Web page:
It's so easy to have doubts, even if in your heart you believe you're doing the right thing. I did not have a single ultrasound during my pregnancy. Not one. They are so commonplace nowadays that many women get one at every appointment. My insurance didn't cover them unless they were "medically necessary," and the OB I was seeing early on volunteered to "make up" a reason if I wanted one! So many people don't realize that, in many cases, an ultrasound isn't necessary. They are a relatively recent technology, and women have been growing babies for most of human history without them. One of my books told me that for the baby in the womb, undergoing an ultrasound is similar to being in a subway tunnel; the decibel level of what the baby hears is that high. I also read that there really haven't been any long-term studies on the fetal effects of ultrasound. (Don't ask me where I read these tidbits. I read a lot of books and web articles and blogs during my pregnancy.) I knew that I didn't want an ultrasound, although I would have willingly undergone one had my midwife thought it necessary. (Interestingly enough, at one point she did. My fundal height didn't seem to match the estimated due date, and she was thinking we might have it wrong. My appointment was for the day after I ended up going into labor.) And yet, even with all I knew, all I had read, I still doubted myself, deeply and frequently. What if there was something wrong? What if my baby was malformed? What if there was some disorder that could be detected through an ultrasound? Some days, I felt like I was trying to reassure myself that I had made the right decision. When everyone is asking how the ultrasounds looked, asking me to post pictures on my Facebook page or posting their own, when I didn't know a single person who didn't get an ultrasound themselves during their pregnancy, it was easy to doubt myself.
Of course, everything turned out fine. Ten fingers and ten toes, no problems whatsoever, a picture of health. But that doesn't mean I didn't doubt myself.
When it comes to dealing with these subjects that I worry will garner negative responses from others, I find there are three main ways I talk about them. The first is to not talk about them at all. I didn't talk about my decision to have a home birth with many. I (wisely) didn't mention to any of Little Bug's pediatricians that we were co-sleeping. Sometimes not talking is a good decision (it's not worth the lecture from the doctors), but sometimes I feel like my reticence is contributing to the problem.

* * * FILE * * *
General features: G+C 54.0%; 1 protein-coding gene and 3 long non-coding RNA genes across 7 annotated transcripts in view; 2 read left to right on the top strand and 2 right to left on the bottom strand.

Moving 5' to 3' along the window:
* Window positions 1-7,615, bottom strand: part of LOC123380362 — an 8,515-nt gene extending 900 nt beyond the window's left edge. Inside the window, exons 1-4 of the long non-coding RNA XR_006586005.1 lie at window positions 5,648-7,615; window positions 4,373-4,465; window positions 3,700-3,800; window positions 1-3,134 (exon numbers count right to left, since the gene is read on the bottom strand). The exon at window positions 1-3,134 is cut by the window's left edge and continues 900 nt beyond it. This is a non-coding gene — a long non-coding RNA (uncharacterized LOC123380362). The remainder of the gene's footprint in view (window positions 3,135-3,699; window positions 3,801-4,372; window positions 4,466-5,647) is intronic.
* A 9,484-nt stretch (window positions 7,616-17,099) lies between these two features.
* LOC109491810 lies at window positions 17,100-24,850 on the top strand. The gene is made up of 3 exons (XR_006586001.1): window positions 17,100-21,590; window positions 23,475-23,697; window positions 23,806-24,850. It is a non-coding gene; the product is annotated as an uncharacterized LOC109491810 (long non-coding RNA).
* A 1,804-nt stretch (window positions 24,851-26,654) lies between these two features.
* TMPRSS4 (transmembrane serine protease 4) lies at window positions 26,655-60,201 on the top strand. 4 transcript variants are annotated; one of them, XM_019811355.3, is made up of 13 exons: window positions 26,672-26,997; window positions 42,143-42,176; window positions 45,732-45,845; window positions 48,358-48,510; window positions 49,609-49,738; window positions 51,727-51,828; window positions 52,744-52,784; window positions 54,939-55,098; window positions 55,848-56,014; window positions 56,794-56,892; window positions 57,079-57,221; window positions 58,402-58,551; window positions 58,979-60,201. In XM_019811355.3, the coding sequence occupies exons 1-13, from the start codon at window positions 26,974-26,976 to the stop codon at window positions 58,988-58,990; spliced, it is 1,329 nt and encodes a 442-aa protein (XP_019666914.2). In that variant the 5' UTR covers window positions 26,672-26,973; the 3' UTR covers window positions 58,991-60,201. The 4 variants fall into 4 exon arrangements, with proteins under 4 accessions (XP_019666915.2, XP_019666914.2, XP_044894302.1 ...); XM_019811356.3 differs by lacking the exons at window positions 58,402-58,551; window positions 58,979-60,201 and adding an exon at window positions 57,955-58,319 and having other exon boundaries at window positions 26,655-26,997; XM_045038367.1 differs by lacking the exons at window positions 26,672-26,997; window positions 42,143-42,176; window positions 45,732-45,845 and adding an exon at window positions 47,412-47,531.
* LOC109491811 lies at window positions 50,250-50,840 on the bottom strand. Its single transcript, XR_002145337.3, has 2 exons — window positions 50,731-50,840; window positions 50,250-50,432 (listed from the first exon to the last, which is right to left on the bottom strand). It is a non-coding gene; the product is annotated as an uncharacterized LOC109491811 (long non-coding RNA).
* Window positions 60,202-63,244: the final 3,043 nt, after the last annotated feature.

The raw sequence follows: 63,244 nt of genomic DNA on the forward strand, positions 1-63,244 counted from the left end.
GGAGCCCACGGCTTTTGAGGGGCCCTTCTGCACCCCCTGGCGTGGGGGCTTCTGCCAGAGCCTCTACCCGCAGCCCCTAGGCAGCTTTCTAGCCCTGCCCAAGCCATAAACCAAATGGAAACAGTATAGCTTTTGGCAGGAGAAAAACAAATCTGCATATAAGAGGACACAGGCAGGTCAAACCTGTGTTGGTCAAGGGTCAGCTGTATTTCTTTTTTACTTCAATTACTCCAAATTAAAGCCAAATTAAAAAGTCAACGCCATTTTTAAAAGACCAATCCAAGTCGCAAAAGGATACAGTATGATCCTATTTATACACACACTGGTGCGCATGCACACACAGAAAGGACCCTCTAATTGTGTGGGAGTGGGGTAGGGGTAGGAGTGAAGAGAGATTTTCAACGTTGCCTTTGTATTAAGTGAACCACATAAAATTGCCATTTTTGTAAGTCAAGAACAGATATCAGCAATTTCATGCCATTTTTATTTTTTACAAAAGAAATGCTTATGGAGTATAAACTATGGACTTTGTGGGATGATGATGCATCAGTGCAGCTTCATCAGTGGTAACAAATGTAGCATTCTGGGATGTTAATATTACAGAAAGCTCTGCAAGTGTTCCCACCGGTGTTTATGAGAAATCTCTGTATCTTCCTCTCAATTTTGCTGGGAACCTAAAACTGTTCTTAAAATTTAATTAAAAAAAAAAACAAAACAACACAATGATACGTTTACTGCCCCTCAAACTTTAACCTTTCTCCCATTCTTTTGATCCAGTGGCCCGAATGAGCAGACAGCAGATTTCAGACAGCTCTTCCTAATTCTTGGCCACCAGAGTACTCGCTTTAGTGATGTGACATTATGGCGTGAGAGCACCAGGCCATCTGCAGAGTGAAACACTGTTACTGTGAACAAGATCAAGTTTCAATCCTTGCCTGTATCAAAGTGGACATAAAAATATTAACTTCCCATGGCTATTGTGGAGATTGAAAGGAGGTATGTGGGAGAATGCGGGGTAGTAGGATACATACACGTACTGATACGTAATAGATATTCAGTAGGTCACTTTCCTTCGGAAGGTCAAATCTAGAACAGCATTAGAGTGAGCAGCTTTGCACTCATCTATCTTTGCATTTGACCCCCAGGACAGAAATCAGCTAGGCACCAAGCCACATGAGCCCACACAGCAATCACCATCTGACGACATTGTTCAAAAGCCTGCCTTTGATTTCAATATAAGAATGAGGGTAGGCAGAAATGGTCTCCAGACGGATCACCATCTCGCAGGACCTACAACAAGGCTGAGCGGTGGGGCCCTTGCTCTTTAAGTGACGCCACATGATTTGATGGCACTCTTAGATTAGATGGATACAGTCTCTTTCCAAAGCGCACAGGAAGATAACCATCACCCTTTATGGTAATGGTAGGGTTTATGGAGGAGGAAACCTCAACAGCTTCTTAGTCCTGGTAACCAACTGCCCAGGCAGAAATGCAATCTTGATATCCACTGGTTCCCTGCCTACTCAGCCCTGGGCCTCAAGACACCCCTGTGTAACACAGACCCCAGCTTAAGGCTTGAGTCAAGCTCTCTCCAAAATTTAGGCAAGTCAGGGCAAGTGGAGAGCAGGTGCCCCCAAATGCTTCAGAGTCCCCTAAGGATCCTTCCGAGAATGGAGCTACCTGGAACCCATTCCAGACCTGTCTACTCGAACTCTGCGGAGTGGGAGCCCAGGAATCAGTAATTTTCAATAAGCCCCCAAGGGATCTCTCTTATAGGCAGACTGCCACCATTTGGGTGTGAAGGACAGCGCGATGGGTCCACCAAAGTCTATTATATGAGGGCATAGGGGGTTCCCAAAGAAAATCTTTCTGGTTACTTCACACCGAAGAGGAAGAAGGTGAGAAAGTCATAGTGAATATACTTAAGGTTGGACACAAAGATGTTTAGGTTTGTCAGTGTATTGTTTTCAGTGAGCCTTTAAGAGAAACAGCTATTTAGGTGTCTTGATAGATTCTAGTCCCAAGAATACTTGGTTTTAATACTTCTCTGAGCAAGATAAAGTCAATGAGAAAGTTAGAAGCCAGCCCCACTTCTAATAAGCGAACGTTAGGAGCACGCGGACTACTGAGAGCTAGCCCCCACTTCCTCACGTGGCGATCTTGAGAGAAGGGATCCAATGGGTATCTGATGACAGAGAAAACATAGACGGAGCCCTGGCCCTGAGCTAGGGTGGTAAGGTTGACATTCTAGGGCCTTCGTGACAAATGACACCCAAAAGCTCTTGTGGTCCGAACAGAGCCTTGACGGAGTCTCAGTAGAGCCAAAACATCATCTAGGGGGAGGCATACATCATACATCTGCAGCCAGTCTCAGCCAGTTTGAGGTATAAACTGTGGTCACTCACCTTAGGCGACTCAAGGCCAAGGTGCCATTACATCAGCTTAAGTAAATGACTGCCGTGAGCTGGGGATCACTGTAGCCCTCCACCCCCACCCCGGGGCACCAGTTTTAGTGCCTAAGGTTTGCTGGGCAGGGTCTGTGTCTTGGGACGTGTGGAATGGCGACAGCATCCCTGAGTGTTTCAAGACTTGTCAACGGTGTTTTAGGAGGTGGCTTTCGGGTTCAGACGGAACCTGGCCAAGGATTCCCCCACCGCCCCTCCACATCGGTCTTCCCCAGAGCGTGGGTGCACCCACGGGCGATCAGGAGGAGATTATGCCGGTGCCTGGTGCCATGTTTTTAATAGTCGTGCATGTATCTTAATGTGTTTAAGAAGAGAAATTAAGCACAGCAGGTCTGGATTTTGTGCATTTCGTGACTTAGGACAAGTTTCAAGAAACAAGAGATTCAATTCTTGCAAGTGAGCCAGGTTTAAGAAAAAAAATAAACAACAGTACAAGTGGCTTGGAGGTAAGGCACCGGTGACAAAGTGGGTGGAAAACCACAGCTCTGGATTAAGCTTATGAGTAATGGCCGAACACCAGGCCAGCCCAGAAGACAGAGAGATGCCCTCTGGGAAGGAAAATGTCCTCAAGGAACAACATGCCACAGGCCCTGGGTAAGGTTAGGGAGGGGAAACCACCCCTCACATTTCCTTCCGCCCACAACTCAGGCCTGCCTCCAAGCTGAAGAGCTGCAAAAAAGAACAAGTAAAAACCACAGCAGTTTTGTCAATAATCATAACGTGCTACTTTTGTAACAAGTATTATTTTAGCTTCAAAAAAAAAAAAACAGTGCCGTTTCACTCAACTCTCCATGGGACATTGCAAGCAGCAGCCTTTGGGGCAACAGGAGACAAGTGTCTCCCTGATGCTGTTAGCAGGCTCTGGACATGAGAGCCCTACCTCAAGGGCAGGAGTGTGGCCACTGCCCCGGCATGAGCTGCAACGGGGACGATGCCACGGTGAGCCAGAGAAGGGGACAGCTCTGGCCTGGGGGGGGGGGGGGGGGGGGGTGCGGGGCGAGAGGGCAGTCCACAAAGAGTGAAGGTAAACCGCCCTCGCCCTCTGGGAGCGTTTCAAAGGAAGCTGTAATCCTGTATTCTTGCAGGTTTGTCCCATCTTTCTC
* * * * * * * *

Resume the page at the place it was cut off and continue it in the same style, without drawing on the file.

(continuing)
Sometimes I give vague answers, like my stock response about having a fast labor, and let others think what they will. When the pediatrician asked if he got the vitamin K drops at birth, my response was that the baby got "everything he needed" at birth from my midwife. (Again, not worth the lecture.)
And sometimes, more frequently than I'd like, I try to blow things off. So many people seem to think that babies need to be fit conveniently around their own schedule that heaven forbid we inconvenience ourselves for them. Cloth diapers? So much cheaper than disposables, and when they're nursing they're so very easy to wash! Babywearing? Much more convenient than lugging around a stroller! Baby-led weaning? I've no time for pureeing foods, and letting him feed himself is much easier than bothering with a spoon. Co-sleeping? I get more sleep when he's right next to me; it's so much easier to get him back to sleep after he nurses when I don't have to put him back in a crib! I have a friend who practices elimination communication (which we dabble in), and the only time I've seen her publicly mention it on Facebook was with the caveat that it saved on diapers.
Why do we do this? Because we don't want to get lectured by the "professionals." Because parenting issues are already so polarizing and we don't want to be drawn into arguments. Because our family might not approve. Because we have doubts about our own decisions. Because it's not what "everyone else" does. Lots of reasons, I guess.
I, for one, would love to be able to have more honest, open conversations about the choices I've made and the things I do for my baby. And yet, there are so many topics I am simply uncomfortable discussing, even if I know I'm making the right choices for me and mine. I can only hope that as I get more parenting experience under my belt, I will become more confident in my decisions and more willing to discuss these things with others. Otherwise, how will some of these things become more acceptable in the mainstream?